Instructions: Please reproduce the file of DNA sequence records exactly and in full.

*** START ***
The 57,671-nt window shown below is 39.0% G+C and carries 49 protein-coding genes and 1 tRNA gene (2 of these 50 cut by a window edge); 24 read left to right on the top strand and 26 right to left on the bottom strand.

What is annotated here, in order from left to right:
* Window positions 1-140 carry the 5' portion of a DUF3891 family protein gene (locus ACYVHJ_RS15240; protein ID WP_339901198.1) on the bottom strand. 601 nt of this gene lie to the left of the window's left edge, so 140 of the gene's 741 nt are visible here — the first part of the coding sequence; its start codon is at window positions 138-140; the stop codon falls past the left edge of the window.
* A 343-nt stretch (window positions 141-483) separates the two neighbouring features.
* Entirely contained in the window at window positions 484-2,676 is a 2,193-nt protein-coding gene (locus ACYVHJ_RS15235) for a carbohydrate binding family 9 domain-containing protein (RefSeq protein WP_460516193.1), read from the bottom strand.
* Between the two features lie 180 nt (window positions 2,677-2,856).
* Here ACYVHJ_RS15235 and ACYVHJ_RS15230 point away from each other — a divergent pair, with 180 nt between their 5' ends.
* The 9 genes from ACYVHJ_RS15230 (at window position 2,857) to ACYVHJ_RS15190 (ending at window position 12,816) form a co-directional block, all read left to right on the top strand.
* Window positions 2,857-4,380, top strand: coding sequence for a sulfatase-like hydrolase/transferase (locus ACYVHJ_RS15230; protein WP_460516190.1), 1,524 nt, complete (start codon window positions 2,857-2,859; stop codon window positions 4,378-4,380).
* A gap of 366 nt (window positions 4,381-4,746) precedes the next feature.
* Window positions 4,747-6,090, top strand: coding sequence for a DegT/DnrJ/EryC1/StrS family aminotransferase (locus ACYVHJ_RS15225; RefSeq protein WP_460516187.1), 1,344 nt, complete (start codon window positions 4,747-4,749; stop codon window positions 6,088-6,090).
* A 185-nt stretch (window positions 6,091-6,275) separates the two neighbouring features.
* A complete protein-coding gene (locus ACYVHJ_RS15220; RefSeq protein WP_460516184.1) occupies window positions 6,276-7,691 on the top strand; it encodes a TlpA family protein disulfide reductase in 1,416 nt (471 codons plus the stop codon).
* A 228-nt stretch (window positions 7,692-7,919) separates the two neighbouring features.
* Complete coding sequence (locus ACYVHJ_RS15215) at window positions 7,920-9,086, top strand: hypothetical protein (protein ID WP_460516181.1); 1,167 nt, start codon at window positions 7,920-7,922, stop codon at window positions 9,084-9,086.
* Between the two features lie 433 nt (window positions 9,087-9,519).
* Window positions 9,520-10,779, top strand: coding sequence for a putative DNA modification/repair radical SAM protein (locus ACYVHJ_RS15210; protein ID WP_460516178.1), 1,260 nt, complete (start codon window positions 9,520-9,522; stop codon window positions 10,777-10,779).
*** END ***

The 57,671-nt window shown below is 39.0% G+C and carries 49 protein-coding genes and 1 tRNA gene (2 of these 50 cut by a window edge); 24 read left to right on the top strand and 26 right to left on the bottom strand.

What is annotated here, in order from left to right:
* Window positions 1-140 carry the 5' portion of a DUF3891 family protein gene (locus ACYVHJ_RS15240; protein ID WP_339901198.1) on the bottom strand. 601 nt of this gene lie to the left of the window's left edge, so 140 of the gene's 741 nt are visible here — the first part of the coding sequence; its start codon is at window positions 138-140; the stop codon falls past the left edge of the window.
* A 343-nt stretch (window positions 141-483) separates the two neighbouring features.
* Entirely contained in the window at window positions 484-2,676 is a 2,193-nt protein-coding gene (locus ACYVHJ_RS15235) for a carbohydrate binding family 9 domain-containing protein (RefSeq protein WP_460516193.1), read from the bottom strand.
* Between the two features lie 180 nt (window positions 2,677-2,856).
* Here ACYVHJ_RS15235 and ACYVHJ_RS15230 point away from each other — a divergent pair, with 180 nt between their 5' ends.
* The 9 genes from ACYVHJ_RS15230 (at window position 2,857) to ACYVHJ_RS15190 (ending at window position 12,816) form a co-directional block, all read left to right on the top strand.
* Window positions 2,857-4,380, top strand: coding sequence for a sulfatase-like hydrolase/transferase (locus ACYVHJ_RS15230; protein WP_460516190.1), 1,524 nt, complete (start codon window positions 2,857-2,859; stop codon window positions 4,378-4,380).
* A gap of 366 nt (window positions 4,381-4,746) precedes the next feature.
* Window positions 4,747-6,090, top strand: coding sequence for a DegT/DnrJ/EryC1/StrS family aminotransferase (locus ACYVHJ_RS15225; RefSeq protein WP_460516187.1), 1,344 nt, complete (start codon window positions 4,747-4,749; stop codon window positions 6,088-6,090).
* A 185-nt stretch (window positions 6,091-6,275) separates the two neighbouring features.
* A complete protein-coding gene (locus ACYVHJ_RS15220; RefSeq protein WP_460516184.1) occupies window positions 6,276-7,691 on the top strand; it encodes a TlpA family protein disulfide reductase in 1,416 nt (471 codons plus the stop codon).
* A 228-nt stretch (window positions 7,692-7,919) separates the two neighbouring features.
* Complete coding sequence (locus ACYVHJ_RS15215) at window positions 7,920-9,086, top strand: hypothetical protein (protein ID WP_460516181.1); 1,167 nt, start codon at window positions 7,920-7,922, stop codon at window positions 9,084-9,086.
* Between the two features lie 433 nt (window positions 9,087-9,519).
* Window positions 9,520-10,779, top strand: coding sequence for a putative DNA modification/repair radical SAM protein (locus ACYVHJ_RS15210; protein ID WP_460516178.1), 1,260 nt, complete (start codon window positions 9,520-9,522; stop codon window positions 10,777-10,779).